“The Federal Bureau of Prisons say that they drowned once they got off of Alcatraz and their bodies were swept out to the Pacific Ocean — end of story,” said National Park Service Ranger John Cantwell.
New evidence presented in a 2015 History Channel special shows a photo allegedly showing escaped brothers John and Clarence Anglin in Brazil – 13 years after the great escape.
If the men are alive today, Frank Morris would be 90 years old and John and Clarence Anglin would be 86 and 87.
“I didn’t believe that they made it, but that’s was because of what the officers were saying,” said author Jolene Babyak.
Babyak was 15 years old and living on the island with her family when the men broke free.
Her father was the acting warden.
“I was awaken by the siren, which I had never heard before, so I wasn’t really sure exactly what it was,” she said.
She has since written several books on Alcatraz. KPIX 5 showed her a copy of the letter.
“No evidence, lots of allegations, no real evidence, nothing you can follow up on,” she said.
As for the US Marshals, they tell KPIX 5 they consider this lead closed with no merit.
“They’re getting up there in age, someone knows, cause if they made it out they communicated with somebody, so somebody somewhere knows – that’s still alive,” added Harp.
PLEASANTON (KPIX 5) – A wrestling accident left Myles Molnar paralyzed from his chest down a year ago, but the Pleasanton teen hasn’t let that get in the way of his goals.
“Having a will and then thinking outside the box. Those two things have really helped me more than anything really,” Molnar said.
“Well, it changed my world, definitely,” Molnar said. He was 15 years old and on a wrestling team in Abu Dhabi. His family moved there temporarily for his father’s work.
A routine wrestling move with a teammate dislocated his C5 and C6 vertebrae and compressed his spinal cord.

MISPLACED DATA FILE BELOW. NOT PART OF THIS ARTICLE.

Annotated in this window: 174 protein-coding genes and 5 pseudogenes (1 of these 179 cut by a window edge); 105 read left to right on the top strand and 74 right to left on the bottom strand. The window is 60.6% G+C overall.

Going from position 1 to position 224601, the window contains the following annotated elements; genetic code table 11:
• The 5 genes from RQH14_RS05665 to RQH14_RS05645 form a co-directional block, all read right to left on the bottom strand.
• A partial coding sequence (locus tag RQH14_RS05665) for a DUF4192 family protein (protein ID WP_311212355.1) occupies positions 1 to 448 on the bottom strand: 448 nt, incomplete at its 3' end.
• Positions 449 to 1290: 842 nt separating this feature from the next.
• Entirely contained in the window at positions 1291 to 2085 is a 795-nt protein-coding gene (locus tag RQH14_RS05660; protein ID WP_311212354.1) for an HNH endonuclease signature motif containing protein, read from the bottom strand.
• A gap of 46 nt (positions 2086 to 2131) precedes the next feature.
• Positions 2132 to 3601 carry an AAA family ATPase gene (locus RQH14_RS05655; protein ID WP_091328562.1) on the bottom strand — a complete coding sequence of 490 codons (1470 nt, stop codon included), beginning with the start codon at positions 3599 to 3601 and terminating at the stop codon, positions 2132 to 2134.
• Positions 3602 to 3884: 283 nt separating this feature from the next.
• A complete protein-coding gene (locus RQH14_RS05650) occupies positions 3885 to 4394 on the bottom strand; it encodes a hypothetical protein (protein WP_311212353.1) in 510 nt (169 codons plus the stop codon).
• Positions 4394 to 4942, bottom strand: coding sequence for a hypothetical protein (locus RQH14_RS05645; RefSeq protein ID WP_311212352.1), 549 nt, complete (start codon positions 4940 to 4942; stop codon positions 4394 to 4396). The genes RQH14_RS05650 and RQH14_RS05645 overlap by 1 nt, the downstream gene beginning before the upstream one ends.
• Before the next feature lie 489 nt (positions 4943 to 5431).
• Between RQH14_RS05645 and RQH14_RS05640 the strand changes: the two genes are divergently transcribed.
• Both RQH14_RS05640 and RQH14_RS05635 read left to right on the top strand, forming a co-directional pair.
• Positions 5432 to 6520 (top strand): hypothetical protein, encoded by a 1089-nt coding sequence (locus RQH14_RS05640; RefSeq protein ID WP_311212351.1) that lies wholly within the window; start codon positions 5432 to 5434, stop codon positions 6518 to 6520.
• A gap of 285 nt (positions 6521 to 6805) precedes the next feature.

“I remember everything that happened that day,” he said.
He was taken to Craig Hospital in Colorado, which specializes in spinal cord injuries.
“I have pretty good control over my shoulders and then my biceps are both fives, which is full movement,” he said.
Back home in Pleasanton, and one year later, Myles Molnar is celebrating many ‘Mylestones.’
One year since the accident, he took to the ski slopes, using adaptive ski equipment. Molnar said that experience “was awesome.”
“There’s wheelchair rugby,” Molnar said. “I definitely do want to do that.”
Frank Molnar, Myles’ father said, “It’s quite challenging, it’s very challenging. But we have a lot support and he’s easy going, easy to work with. I love him dearly and nothing I wouldn’t do for him.”
And Myles Molnar has big plans for his future.
“I’m going to get my driver’s license,” he said, although he’s not sure exactly when yet.
And while it has been a challenging year — and health insurance doesn’t cover the cost of all of his rehabilitation — on this one year mark, he says it does get easier and it keeps getting better.
“I did read somewhere, it was a quote: ‘It’s easy to be strong when being strong is the only option’ and I really feel like that fits,” Molnar said.
ST HELENA (KPIX 5) – Homeowners in St. Helena are demanding answers about water rate hikes. They claim big wineries aren’t paying their fair share.
“All we want is answers to the questions of why you’re screwing the citizens of St. Helena,” said Anthony Micheli, president of Citizens for Responsible Winery Growth.
That’s a question that Micheli has been asking the city for months, filed a lawsuit over, and is hoping will finally be addressed at the town hall meeting Monday night.